LONG ISLAND CARE AT HOME, LTD., et al. v. COKE
certiorari to the united states court of appeals for the second circuit
The Fair Labor Standards Amendments of 1974 exempted from the minimum wage and maximum hours rules of the Fair Labor Standards Act of 1938 (FLSA) persons “employed in domestic service employment to provide companionship services for individuals … unable to care for themselves.” 29 U. S. C. §213(a)(15). Under a Labor Department (DOL) regulation labeled an “Interpretatio[n]” (hereinafter third-party regulation), the exemption includes those “companionship” workers “employed by an … agency other than the family or household using their services.” 29 CFR §552.109(a). However, DOL’s “General Regulations” also define the statutory term “domestic service employment” as “services of a household nature performed by an employee in or about a private home … of the person by whom he or she is employed.” §552.3 (emphasis added). Respondent, a “companionship services” provider to the elderly and infirm, sued petitioners, her former employer Long Island Care and its owner, seeking minimum and overtime wages they allegedly owed her. The parties assume the FLSA requires the payments only if its “companionship services” exemption does not apply to workers paid by third-party agencies such as Long Island Care. The District Court dismissed the suit, finding the third-party regulation valid and controlling. The Second Circuit found the regulation unenforceable and set the judgment aside.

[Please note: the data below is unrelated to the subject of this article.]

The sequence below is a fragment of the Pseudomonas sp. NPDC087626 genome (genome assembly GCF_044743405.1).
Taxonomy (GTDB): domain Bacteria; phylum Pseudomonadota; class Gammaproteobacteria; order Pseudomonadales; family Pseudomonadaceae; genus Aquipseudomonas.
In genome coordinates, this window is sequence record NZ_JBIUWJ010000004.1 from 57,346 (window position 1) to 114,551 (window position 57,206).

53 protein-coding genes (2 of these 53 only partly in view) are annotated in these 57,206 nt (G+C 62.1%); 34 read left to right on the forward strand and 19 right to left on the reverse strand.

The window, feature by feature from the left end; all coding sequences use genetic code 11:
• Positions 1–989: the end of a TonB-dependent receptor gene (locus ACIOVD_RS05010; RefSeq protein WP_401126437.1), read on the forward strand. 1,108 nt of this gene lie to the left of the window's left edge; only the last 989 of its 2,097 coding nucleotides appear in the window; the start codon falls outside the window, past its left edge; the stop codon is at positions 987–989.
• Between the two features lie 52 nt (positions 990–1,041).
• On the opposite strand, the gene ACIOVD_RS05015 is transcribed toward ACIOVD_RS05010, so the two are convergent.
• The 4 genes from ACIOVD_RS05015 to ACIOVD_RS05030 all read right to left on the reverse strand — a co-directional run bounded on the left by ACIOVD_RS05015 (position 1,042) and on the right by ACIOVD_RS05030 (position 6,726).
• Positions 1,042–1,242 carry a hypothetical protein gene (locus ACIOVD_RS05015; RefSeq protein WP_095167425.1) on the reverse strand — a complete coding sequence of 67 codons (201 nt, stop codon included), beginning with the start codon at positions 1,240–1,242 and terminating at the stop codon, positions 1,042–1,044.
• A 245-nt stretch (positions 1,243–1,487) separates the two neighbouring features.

Held: The third-party regulation is valid and binding. Pp. 4–16.
(a) An agency’s power to administer a congressionally created program necessarily requires the making of rules to fill any “ ‘gap’ ” left, implicitly or explicitly, by Congress. Chevron U. S. A. Inc. v. Natural Resources Defense Council, Inc., 467 U. S. 837 . When an agency fills such a gap reasonably, and in accordance with other applicable (e.g., procedural) requirements, that result is legally binding. Id., at 843–844. On its face, the third-party regulation seems to fill a statutory gap. Pp. 4–5.
(b) The regulation does not exceed DOL’s delegated rulemaking authority. The FLSA explicitly leaves gaps as to the scope and definition of its “domestic service employment” and “companionship services” terms, 29 U. S. C. §213(a)(15), and empowers the DOL to fill these gaps through regulations, 1974 Amendments, §29(b). Whether to include workers paid by third parties is one of the details left to the DOL to work out. Although the pre-1974 FLSA already covered some third-party-paid companionship workers, e.g., those employed by large private enterprises, it did not then cover others, e.g., those employed directly by the aged person’s family or by many smaller private agencies. Thus, whether, or how, the statutory definition should apply to such workers raises a set of complex questions, e.g., should the FLSA cover all of them, some of them, or none of them? How should the need for a simple, uniform application of the exemption be weighed against the fact that some (but not all) of the workers were previously covered? Given the DOL’s expertise, satisfactory answers to the foregoing questions may well turn upon its thorough knowledge of the area and ability to consult at length with affected parties. It is therefore reasonable to infer that Congress intended its broad grant of definitional authority to the DOL to include the authority to answer such questions. Respondent’s reliance on the Social Security statute, whose text expressly answers a “third party” coverage question, and on conflicting statements in the 1974 Amendments’ legislative history, is unavailing. Pp. 5–8.